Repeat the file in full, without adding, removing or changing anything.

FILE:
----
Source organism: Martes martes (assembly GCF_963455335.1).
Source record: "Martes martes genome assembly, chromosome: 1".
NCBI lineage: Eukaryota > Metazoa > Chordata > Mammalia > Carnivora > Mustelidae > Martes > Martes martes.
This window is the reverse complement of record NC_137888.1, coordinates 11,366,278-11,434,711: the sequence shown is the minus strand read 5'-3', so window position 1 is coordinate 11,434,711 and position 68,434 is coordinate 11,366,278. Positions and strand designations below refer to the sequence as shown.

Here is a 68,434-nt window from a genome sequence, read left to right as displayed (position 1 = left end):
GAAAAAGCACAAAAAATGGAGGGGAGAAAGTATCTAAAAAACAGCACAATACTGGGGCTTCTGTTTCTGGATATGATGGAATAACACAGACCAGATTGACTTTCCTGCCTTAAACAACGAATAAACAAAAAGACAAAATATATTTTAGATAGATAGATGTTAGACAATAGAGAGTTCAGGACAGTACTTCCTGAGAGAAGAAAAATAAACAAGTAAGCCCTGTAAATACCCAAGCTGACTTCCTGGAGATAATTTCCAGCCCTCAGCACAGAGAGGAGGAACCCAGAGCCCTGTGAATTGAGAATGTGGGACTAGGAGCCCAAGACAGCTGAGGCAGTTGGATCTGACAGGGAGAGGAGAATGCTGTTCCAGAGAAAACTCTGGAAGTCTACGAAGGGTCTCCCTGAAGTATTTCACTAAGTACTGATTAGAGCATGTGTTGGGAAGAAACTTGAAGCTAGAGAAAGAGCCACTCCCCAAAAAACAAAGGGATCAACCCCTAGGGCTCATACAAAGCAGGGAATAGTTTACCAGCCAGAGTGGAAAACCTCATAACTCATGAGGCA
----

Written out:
Source organism: Martes martes (assembly GCF_963455335.1).
Source record: "Martes martes genome assembly, chromosome: 1".
NCBI lineage: Eukaryota > Metazoa > Chordata > Mammalia > Carnivora > Mustelidae > Martes > Martes martes.
This window is the reverse complement of record NC_137888.1, coordinates 11,366,278-11,434,711: the sequence shown is the minus strand read 5'-3', so window position 1 is coordinate 11,434,711 and position 68,434 is coordinate 11,366,278. Positions and strand designations below refer to the sequence as shown.

Here is a 68,434-nt window from a genome sequence, read left to right as displayed (position 1 = left end):
GAAAAAGCACAAAAAATGGAGGGGAGAAAGTATCTAAAAAACAGCACAATACTGGGGCTTCTGTTTCTGGATATGATGGAATAACACAGACCAGATTGACTTTCCTGCCTTAAACAACGAATAAACAAAAAGACAAAATATATTTTAGATAGATAGATGTTAGACAATAGAGAGTTCAGGACAGTACTTCCTGAGAGAAGAAAAATAAACAAGTAAGCCCTGTAAATACCCAAGCTGACTTCCTGGAGATAATTTCCAGCCCTCAGCACAGAGAGGAGGAACCCAGAGCCCTGTGAATTGAGAATGTGGGACTAGGAGCCCAAGACAGCTGAGGCAGTTGGATCTGACAGGGAGAGGAGAATGCTGTTCCAGAGAAAACTCTGGAAGTCTACGAAGGGTCTCCCTGAAGTATTTCACTAAGTACTGATTAGAGCATGTGTTGGGAAGAAACTTGAAGCTAGAGAAAGAGCCACTCCCCAAAAAACAAAGGGATCAACCCCTAGGGCTCATACAAAGCAGGGAATAGTTTACCAGCCAGAGTGGAAAACCTCATAACTCATGAGGCA